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Although we don't actually meet her (the dream doesn't count), Ellen, Lyman's ex-wife, is crucial to understanding Angle of Repose.
First off, there's no disputing the basic facts: Ellen did wrong by Lyman. Seriously, folks, she pulled a trifecta of bad moves:
In other words: ouch. So, while Lyman goes a bit overboard with his Ellen hatred, he certainly has reason to be upset. Wouldn't you be ticked off, too, if you were in his shoes?
Nevertheless, Lyman could probably cut Ellen some slack. After all, she recently suffered a serious tragedy of her own: her new husband went missing one day, and "it wasn't until the following summer that some fisherman found his bones in a ravine" (7.7.58). While it certainly would be asking a lot of Lyman to be there for Ellen given the circumstances, we think it's a lot worse to imagine him abandoning the mother of his child in her worst moment.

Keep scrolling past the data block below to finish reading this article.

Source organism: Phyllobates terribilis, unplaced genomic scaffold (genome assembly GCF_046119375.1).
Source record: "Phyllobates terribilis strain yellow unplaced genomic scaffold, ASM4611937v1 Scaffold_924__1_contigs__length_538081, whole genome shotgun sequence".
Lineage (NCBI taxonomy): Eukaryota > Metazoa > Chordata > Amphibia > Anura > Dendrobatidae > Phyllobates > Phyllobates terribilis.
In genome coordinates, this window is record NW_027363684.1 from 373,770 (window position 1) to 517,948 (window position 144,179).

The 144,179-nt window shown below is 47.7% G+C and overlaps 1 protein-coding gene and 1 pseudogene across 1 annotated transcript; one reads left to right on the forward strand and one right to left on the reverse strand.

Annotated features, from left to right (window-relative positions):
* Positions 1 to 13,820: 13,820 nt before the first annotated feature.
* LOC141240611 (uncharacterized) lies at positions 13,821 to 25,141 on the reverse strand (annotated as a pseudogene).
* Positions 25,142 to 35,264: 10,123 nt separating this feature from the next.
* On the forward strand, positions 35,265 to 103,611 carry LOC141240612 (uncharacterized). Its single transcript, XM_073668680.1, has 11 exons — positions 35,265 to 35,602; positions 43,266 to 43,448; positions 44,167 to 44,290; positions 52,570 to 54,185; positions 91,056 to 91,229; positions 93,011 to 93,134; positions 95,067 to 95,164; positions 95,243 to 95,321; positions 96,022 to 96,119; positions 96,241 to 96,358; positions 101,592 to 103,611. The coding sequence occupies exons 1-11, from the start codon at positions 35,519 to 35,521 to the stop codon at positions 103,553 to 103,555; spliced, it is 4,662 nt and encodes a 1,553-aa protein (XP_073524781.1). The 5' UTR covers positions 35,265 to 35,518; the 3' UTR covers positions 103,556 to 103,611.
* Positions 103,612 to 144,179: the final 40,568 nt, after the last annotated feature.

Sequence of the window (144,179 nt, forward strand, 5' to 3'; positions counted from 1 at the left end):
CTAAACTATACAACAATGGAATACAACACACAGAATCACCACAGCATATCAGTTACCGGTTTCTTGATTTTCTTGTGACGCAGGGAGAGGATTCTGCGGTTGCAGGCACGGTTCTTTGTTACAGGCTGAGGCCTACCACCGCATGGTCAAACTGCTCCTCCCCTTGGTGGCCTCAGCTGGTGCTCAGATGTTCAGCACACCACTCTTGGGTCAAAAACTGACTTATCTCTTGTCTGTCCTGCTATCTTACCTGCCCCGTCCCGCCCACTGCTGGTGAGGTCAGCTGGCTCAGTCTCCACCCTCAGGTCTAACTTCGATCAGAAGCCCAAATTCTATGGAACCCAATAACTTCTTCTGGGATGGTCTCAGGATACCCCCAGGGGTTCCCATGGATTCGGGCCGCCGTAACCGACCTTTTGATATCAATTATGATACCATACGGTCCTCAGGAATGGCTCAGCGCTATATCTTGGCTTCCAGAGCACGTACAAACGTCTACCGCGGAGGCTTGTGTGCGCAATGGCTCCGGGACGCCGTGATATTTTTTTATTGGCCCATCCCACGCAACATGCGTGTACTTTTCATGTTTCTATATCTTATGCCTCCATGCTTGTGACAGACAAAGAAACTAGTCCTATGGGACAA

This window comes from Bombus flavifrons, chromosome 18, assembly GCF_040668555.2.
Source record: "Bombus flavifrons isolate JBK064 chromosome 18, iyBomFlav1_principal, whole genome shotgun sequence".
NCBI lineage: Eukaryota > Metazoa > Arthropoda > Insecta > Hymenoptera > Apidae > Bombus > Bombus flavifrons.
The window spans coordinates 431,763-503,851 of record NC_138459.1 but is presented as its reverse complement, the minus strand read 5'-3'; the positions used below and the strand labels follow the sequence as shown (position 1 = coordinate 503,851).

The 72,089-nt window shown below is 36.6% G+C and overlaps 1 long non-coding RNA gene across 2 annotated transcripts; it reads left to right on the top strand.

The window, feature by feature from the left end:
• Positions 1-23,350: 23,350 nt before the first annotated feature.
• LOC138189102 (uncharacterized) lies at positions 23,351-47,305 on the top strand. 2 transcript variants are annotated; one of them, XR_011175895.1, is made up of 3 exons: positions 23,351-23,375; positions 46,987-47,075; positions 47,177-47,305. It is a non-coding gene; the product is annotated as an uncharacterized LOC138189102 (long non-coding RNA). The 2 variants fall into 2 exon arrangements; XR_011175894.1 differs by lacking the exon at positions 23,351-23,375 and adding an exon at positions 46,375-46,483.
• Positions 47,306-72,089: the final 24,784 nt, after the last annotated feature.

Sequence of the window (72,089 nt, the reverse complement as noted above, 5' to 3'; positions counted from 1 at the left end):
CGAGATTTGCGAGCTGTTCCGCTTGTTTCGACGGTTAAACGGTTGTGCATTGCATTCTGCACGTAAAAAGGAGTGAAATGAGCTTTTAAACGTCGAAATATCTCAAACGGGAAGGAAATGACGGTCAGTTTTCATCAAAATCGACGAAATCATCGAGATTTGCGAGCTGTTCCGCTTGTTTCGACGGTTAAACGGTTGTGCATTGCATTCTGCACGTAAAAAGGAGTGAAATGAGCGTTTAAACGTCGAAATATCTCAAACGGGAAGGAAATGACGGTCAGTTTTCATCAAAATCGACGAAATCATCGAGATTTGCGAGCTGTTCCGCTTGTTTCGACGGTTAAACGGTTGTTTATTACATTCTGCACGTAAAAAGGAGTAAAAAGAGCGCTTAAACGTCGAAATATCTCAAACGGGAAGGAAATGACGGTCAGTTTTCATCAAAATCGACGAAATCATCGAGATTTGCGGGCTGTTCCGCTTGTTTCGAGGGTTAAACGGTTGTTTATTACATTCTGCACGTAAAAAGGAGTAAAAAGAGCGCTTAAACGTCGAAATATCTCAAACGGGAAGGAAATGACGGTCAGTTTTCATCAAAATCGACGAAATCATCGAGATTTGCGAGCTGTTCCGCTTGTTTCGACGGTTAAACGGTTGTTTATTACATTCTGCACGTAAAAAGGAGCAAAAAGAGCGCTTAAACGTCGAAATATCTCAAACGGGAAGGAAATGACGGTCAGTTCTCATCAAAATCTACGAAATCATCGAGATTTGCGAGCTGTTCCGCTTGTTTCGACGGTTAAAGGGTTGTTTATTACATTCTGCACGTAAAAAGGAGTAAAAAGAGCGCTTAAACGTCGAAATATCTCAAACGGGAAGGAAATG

The end of the novel shows Lyman realizing this fact. More importantly, it shows him realizing that he could be the one to build bridges between the two of them—after all, he was the one who tore them down in the first place. And, who knows: maybe Lyman could actually use the company, too.